In part one of this long overdue recapitulation of 2010, we discussed our favorite music of the year. The exciting next chapter finds On Tape combing through half-formed thoughts on the movies I enjoyed most among last year's cinematic crop:
5.) Shutter Island
Critics be damned; I had as much fun watching this creepy genre picture as Martin Scorsese seemed to have making it. Granted, the director could release two hours of paint drying, and it'd likely end up on my best-of list. (Probably wouldn't be much different from Kundun, am I right, people?) My enjoyment of the film comes much more from the experience of watching Scorsese let the mystery unfold than in the actual mechanics of its plot structure, and I'm a sucker for masterful filmmakers' takes on B-movies. Which brings us to...
4.) Black Swan
Yes, the dialogue can be corny, the characters are familiar, and many of the twists along the way aren't unexpected. But again, Darren Aronofsky so envelops the viewer in this haunting psychological thriller that, ultimately, the movie is wholly original. (With the possible exception of Shutter Island, there was certainly nothing else like it among the year's hits.) Natalie Portman's well deserved Oscar and Aronofky's lauded direction bring a welcome prestige — and larger audience — to independent horror filmmaking.
3.) The Social Network
As much as I enjoyed the Facebook pseudo-biopic upon its opening, I didn't have it pegged as potential Oscar fodder. Man, was I wrong. At this point, there's not much I can add that hasn't already been discussed among the praise that's been heaped on director David Fincher's sleek, punchy drama. It wasn't a shock that the Academy went with the Best Picture nominee tailor-made for their sensibilities in The King's Speech, but the fact that, in all likelihood, this thoroughly modern film was the runner-up speaks volumes about the resonance it had with its wide audience. As newly minted Oscar winning screenwriter Aaron Sorkin has explained, the movie's setting and focus may have its finger on the pulse of today, but its themes and character motivations — jealousy, betrayal, ambition, power — are ancient.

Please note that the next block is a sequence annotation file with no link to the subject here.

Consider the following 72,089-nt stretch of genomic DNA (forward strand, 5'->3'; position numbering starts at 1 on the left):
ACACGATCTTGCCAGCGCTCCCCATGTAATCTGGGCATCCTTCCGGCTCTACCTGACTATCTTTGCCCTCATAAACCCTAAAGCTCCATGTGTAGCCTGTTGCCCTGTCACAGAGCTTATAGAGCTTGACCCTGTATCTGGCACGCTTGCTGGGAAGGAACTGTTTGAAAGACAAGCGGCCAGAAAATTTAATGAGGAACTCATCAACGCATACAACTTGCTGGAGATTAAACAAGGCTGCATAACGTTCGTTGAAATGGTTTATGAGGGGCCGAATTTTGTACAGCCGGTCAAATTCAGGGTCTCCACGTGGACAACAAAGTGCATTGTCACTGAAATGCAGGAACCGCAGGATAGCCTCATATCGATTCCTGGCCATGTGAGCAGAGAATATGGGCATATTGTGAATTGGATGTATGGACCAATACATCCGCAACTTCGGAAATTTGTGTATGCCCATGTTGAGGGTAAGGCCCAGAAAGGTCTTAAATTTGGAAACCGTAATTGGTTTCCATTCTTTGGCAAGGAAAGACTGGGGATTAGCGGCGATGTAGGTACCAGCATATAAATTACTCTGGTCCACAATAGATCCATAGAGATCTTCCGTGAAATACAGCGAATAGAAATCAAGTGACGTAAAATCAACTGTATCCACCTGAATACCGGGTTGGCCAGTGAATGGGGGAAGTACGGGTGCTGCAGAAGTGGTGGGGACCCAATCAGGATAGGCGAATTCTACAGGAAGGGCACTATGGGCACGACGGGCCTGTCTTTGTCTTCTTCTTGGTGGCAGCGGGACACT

2.) Toy Story 3
I could put in some kind of caveat here, like, "Isn't it crazy that an animated kids movie made it this high on the list?" but by now, it should be a given that Pixar's films are among the most sophisticated and well crafted in American cinema. (Wall-E and Up were my respective favorite movies of the two years before this one.) What's actually somewhat surprising is that a "threequel" — less respected than the already questionable sequel — made the list. But as I've said before, I should just stop resisting the studio's ability to tell some of the best stories in modern filmmaking, and assume that whatever they're offering up at a given time will probably be among the year's best. (The fact that Pixar's next effort is a sequel to my least favorite of its entries, Cars, is somewhat worrisome — but just to be safe, I should probably reserve a spot for it now on my Best of 2011 list.) I can't think of a picture that I had a stronger emotional investement in all year.
I go to the movies for all sorts of reasons, but mostly, it's to see something that I never have before; to experience the kinds of storytelling that only film can conjure. Ever since the first time I went to see Memento, I've delighted in the elegant cinematic trickery that writer-director Christopher Nolan employs to bring his cerebral tales to the screen. Nolan is that rare creature: a filmmaker with a keen understanding for what audiences want to see, as well as the artistic ability and integrity to present it in an unpatronizing, challenging way. That he was able to do so in 2010 with an original property that's neither an adaptation nor a remake is particularly impressive. Months after its release, I'm still discussing with friends the ending's meaning, its intentional ambiguity inspiring passionate debate upon repeat viewings. This exciting, complex, visually enthralling meditation on dreams is everything that I'm looking for when I head to the movie theater.
So, what are your favorites?
Next time: the exciting conclusion, in which I share I my considerable list of cinematic honorable mentions. Stay tuned!